Playing video games is brilliant fun – and playing responsibly keeps it that way. Follow the steps below to #SeizeTheControls and join us in our mission to use PEGI and parental controls to ensure video gameplay is always a happy, positive, rewarding experience for all.

#SeizetheControls is a public awareness campaign launched by the Interactive Software Federation of Europe (ISFE), the European trade association representing the video games industry.

"Millions of young people in Europe play video games, and we know that many parents are looking for information on how they can manage their children’s play. We're delighted to see initiatives such as these - to raise awareness, and encourage both players and parents to #SeizeTheControls – so that gameplay can be a safe, rewarding, enjoyable and positive experience.”

Hans Martens, Head of Digital Citizenship at European Schoolnet, leading the Better Internet for Kids project

How to engage in responsible gameplay:

Whether your children are playing for fun, to learn, to connect or to get fit, we want to you to have the support and confidence you need to manage their screen time, spend and access to age-appropriate content. So before or while they play, take a moment to #SeizeTheControls

Check the games’ PEGI ratings

PEGI, or Pan European Game Information, is the European video game content rating system that uses age recommendations and content descriptors to help you make informed decisions when purchasing video games, whether these are played on a console, a pc, a tablet or a mobile phone. At home or on the move, this information is just a click away either through the PEGI app or the PEGI website.

The rating considers the age suitability of a game, not the level of difficulty. A PEGI 3 game will not contain any inappropriate content, but can sometimes be too difficult to master for younger children. Reversely, there are PEGI 18 games that are very easy to play, yet they contain elements that make them inappropriate for a younger audience.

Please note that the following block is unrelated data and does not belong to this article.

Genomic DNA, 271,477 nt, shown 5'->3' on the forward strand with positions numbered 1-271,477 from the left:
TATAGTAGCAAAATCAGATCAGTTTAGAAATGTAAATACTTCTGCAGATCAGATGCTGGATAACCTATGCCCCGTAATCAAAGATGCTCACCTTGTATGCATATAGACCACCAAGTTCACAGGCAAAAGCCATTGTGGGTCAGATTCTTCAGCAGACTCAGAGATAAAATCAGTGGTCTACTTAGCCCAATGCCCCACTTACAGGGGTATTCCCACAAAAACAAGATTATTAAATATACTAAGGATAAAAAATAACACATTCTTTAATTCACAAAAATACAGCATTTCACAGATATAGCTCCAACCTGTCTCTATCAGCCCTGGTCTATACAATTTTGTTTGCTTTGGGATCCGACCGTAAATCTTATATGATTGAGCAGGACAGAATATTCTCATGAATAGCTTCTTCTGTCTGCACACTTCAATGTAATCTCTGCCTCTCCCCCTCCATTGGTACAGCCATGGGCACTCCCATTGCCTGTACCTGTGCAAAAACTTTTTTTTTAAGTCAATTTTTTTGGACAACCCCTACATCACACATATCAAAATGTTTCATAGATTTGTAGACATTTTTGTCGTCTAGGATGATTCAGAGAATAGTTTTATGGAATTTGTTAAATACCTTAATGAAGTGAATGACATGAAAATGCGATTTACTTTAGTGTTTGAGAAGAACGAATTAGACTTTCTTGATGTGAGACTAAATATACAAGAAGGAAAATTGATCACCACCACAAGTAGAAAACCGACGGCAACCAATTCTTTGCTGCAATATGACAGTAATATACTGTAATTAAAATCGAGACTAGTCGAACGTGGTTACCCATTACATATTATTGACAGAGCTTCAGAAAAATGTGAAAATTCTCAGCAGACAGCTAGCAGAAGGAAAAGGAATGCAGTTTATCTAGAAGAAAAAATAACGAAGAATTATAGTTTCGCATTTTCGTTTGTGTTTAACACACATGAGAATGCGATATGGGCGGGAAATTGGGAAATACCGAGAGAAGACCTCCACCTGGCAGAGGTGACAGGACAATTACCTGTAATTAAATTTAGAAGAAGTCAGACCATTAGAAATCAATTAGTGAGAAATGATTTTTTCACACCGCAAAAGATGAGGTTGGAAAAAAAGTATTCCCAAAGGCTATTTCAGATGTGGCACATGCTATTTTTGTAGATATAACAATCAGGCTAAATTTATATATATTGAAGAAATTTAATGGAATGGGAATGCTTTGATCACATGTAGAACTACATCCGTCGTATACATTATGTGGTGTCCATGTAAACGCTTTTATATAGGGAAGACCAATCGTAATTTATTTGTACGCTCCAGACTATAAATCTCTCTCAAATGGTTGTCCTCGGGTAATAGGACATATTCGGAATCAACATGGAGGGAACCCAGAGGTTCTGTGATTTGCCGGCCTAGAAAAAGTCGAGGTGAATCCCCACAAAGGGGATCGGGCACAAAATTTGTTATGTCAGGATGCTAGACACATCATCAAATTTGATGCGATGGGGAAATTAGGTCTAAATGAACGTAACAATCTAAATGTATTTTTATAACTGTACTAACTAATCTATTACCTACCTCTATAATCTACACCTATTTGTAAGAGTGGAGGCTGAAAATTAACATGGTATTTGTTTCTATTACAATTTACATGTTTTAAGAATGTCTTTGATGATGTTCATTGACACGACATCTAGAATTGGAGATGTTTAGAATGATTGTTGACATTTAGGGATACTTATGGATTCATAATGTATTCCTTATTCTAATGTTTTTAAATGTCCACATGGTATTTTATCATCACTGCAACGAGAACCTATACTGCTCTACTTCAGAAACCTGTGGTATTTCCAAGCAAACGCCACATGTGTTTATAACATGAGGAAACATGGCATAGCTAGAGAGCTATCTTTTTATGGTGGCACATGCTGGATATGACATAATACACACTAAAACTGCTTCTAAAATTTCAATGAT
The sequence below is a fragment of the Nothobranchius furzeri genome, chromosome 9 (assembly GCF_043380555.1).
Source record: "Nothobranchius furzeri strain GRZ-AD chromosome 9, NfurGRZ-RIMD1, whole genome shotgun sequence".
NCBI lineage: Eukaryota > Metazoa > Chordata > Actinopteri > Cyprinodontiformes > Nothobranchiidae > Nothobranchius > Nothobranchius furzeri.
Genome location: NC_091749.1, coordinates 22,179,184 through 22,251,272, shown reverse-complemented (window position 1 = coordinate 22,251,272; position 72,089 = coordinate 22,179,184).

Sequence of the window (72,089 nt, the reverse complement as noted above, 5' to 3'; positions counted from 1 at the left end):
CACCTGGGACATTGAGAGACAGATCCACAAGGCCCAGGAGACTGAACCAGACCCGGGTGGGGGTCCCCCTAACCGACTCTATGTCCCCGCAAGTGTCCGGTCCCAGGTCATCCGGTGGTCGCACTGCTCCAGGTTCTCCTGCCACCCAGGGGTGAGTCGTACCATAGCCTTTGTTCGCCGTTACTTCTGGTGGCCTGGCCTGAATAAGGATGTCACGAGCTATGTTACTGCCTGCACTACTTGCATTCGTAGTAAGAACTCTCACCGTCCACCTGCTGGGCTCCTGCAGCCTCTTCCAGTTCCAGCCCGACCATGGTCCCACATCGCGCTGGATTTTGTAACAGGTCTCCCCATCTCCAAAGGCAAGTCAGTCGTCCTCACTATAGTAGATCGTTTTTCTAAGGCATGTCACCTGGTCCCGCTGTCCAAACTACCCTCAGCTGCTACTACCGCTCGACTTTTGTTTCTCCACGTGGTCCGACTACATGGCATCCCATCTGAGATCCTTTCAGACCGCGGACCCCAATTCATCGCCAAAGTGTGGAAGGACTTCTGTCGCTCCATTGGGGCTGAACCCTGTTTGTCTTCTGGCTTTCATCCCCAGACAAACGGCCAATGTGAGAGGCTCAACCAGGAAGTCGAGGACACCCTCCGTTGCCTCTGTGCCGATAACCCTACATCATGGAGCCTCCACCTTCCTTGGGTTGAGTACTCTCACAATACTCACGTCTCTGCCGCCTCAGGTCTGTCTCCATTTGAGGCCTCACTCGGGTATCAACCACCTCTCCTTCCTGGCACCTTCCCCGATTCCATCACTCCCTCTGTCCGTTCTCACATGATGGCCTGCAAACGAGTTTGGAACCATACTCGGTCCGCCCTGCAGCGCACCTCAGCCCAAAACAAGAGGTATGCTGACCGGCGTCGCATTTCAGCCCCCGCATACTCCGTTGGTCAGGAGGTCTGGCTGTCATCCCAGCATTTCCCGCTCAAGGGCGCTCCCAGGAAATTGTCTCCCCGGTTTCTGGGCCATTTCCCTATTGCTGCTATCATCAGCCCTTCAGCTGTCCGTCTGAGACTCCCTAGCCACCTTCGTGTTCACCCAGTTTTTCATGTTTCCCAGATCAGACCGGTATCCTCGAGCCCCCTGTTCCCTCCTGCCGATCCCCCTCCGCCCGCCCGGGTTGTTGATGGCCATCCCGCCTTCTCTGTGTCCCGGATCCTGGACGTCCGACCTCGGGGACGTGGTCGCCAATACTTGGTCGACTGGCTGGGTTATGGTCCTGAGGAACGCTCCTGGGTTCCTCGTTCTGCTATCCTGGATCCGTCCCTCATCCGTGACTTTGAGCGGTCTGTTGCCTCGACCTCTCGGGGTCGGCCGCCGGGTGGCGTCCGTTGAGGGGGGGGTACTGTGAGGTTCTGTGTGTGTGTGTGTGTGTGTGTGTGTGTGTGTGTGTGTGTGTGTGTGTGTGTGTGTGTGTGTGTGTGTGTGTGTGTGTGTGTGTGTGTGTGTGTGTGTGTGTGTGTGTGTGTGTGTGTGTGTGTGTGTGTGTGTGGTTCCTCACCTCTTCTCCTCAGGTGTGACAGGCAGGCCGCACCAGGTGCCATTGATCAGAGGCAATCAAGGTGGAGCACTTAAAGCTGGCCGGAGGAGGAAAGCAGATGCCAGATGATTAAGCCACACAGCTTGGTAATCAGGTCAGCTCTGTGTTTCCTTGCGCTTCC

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What do the PEGI labels mean

PEGI website

Setup family settings or parental controls to help you set limits that work for you and your child.

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Parental control systems are available on all video game consoles, tablets, smartphones, and handheld devices, as well as PC and Mac operating systems, to assist parents in managing online interaction, playtime, spending, and access to age-appropriate video games. These are designed to be as simple to use as possible, from your smartphone via an app, that allows you to manage your child's gameplay. We recommend that you use these tools not only to control the gameplay but also as a starting point for conversation with your child in order to establish the rules that work best for you and your family.

Manage play by age rating and descriptors.

Select which games you are happy for your children to play (based on the PEGI age ratings).

Manage time spent playing

Manage and control the amount of time your children can spend playing games. More on weekends, less on weekdays?

Communicating with others

Some games allow players to interact with one another within the game. The parental control settings allow you to limit or even prevent your child from communicating with other players. You can control communications to friends only, friends of friends, anyone, or no one.

Control spending

Some video games may offer the opportunity to make purchases within the game but this will be indicated on the game by a PEGI in-game purchase descriptor so anyone purchasing the game will be made aware of this.

Parental controls at your fingertips

Play together, talk to your kids about their games  and discuss ground rules.

Video game players have long known what everyone else is only now figuring out: video gameplay is not only fun and entertaining, but also a learning experience. So why not join them, and use the game to discuss what limits to set, what to buy, who to befriend, and so on. Talking openly with your children will help you understand what all the excitement is about, and studies show that families who play together have fewer disagreements about playtime.

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Familiarise yourself with in-game reporting tools

Some video games allow players to interact with other players online. With parental control tools or family settings, you are in charge. You have the option of allowing your child to engage in online experiences and share conversations and content, or not.  In addition, games that allow for  online interaction possibilities are often designed with easy-to-use reporting tools to assist players and parents in reporting anything they are uncomfortable with. Make sure you talk to your child about inappropriate behaviour and content, ask them to tell a parent or an adult if they ever come across anything that makes them uncomfortable, and encourage them to use the reporting tools available

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Find out where to start in your local language.

Find out where to start in your local language.

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Download these resources and share them with your teacher, other parents, and people you may know